Originally Posted by Vagrant Storm
I assumed they were talking about where the subject matter came from. Sort of like how the start of most magical/mythical creatures can be traced back to spice traders that saw dinosaur fossils in cave walls and had no other way to explain it.
People in that area of the world knew that some thing had burned sand into glass in the desert...biblical fire and brimstone raining from the sky is probably derived from finding this glass since what else could have caused it in a human's mind back then? Even if they did have knowledge of volcanoes...there wasn't one in the middle of the Egyptian desert to cause it. There wasn't much for volcanoes in the area at all...I mean the region was affected by volcanoes...When Mt Thera (??? I think that was the name...or was it Vasuvious? which ever one went first) blew up it would have effected the whole world, but I don't think there was any volcanic activity in the middle east or within camel or donkey riding distance. There are inactive volcanoes there, but they are believed to have been inactive for tens of thousands of years I believe...I might be missing something. I just was looking this stuff up recently for the middle east and southern Asia when that island appeared of of Pakistan recently.
So no serious study.
again...only speaking of it logically...personal beliefs completely pushed aside.
We can only speculate where the legends of monsters and mythical creatures came from.
There could be some physical reference, i.e. the greeks who herded goats mostly, have lots of goat references and half-goat deities for w/e was related with food (aiga~aega = goat / aegian sea = sea of goats). Something that would be insidious and treacherous, would be resembled with a wolf or a snake (hint-hint). Something that was fearless and powerful to a lion etc. (animals that share those trates). In most cases it was mambo jumbo mythology.
Just like the Old Testament that is.
The Hebrew Exodus - despite having no historical/physical evidence for it ever happening, kinda weird when the Hebrews where so numerous according to the book of Exodus that the Pharaoh was intimidated that would overthrow him* - is placed in the 1450 BC due to references to known Egyptian historical events, or around 200 years (~1630 BC) after the eruption of Thera / Santorini's volcano. It did not affect he globe, but it is estimated that it did cause tsunami that could have wiped the Minoan state that was based on Crete along with other islands around Santorini, and surely would have been known in Egypt as the Minoans and the rest of the Ionian islands did have regular trade and cultural relationships with Egypt.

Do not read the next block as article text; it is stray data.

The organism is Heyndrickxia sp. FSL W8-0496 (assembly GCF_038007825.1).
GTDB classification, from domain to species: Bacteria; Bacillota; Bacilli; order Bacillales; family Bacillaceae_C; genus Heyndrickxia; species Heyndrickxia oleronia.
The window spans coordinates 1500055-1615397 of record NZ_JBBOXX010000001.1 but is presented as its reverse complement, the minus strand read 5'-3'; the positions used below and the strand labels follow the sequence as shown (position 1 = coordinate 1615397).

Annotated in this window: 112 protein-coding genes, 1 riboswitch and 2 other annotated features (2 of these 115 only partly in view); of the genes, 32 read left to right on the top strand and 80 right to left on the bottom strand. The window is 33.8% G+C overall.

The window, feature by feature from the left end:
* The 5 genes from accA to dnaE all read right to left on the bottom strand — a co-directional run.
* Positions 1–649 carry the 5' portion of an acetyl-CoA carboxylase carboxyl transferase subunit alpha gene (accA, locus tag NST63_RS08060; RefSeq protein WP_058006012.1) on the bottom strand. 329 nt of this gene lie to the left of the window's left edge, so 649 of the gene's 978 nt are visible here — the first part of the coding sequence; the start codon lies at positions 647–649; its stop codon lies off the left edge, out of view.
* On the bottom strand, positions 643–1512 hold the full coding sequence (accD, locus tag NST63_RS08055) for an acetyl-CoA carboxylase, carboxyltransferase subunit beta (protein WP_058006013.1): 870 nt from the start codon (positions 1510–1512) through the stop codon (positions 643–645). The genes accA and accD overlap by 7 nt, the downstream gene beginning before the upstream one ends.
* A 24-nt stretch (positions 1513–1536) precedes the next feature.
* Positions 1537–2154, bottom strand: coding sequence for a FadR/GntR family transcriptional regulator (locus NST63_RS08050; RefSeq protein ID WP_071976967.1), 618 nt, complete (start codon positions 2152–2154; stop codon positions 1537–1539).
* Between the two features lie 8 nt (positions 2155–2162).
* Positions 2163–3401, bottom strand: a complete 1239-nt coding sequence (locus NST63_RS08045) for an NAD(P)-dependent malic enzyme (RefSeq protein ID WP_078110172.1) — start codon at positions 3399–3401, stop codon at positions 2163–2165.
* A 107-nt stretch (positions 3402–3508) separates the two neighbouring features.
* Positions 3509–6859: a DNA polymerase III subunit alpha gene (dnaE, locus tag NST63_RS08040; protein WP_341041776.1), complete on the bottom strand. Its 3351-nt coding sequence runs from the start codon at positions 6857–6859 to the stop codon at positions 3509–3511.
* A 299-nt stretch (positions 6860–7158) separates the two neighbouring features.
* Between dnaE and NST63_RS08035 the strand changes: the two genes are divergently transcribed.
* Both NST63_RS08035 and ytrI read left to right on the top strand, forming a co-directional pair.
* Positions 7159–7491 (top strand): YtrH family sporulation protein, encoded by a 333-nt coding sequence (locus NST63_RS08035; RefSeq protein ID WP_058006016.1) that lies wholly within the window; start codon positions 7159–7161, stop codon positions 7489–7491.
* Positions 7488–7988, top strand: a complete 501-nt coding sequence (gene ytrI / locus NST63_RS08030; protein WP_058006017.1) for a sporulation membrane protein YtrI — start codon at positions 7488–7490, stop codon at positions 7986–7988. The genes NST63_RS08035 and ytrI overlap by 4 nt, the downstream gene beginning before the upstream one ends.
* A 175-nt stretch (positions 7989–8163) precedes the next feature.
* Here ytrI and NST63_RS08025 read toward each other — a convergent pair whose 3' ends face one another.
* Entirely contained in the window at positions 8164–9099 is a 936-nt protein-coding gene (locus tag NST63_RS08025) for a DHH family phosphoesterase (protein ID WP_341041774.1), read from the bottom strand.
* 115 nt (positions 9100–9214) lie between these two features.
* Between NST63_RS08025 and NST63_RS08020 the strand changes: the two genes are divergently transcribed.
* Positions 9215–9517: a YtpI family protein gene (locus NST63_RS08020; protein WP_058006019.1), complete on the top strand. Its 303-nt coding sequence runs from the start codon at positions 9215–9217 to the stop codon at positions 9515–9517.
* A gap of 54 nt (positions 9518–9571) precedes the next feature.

So there was at least one major event to refer to in the Old Testament, which in general is considered to be written centuries after the Exodus.
Some claim that some of the plagues the Pharaoh suffered from "instantly inflicted" uppon Egypt were actually the fallout of the Thera volcano that lasted for a few years and affected the weather, people and crops in a radius of 3,000 miles. There is no record of the other plagues ofc, like the Nile turning to blood or the Destroyer/Angel selectively killing off all the young boys of Egypt.
There are references however about the swarms of locusts destroying crops - still an issue from now and then - which are actually found throughout the middle east and all the way to India.
The locust swarms are known to venture through the crops, eating up everything till they end up in the desert carried by the winds etc, where those die out of exchaustion and thirst. There is actually even an exception in the Torah, specifying the insect that you are allowed to eat (you eat the wrong insect, you should die).
Warning: Spoiler! (Click to show)
"Every flying insect that uses four legs for walking shall be avoided by you. The only flying insects with four walking legs you may eat are those with knees extending above their feet, [using these longer legs] to hop on the ground. Among these you may only eat members of the red locust family, the yellow locust family, the spotted gray locust family and the white locust family. All other flying insects with four feet [for walking] must be avoided by you."
So yes, in some ways there are historic references throughout the Old Testament legends - much like other mythologies - but since the context is explicitly different and distorted, one can never refer to those as proofs of anything (other than pointing the writer and/or the source being ignorant of the context). Exactly what you would expect of people with improper education, trying to explain physical phenomena that appeared mysterious, so had to be originated by magic or God(s).* In the Bible it is written as 600,000 men over 20, which should sum to 2+ millions including children, women and elders with the age distribution estimated for that time.
Exodus 12:37-38, the Israelites numbered "about six hundred thousand men on foot, besides women and children,"Edited by pcfoo - 10/15/13 at 2:49pm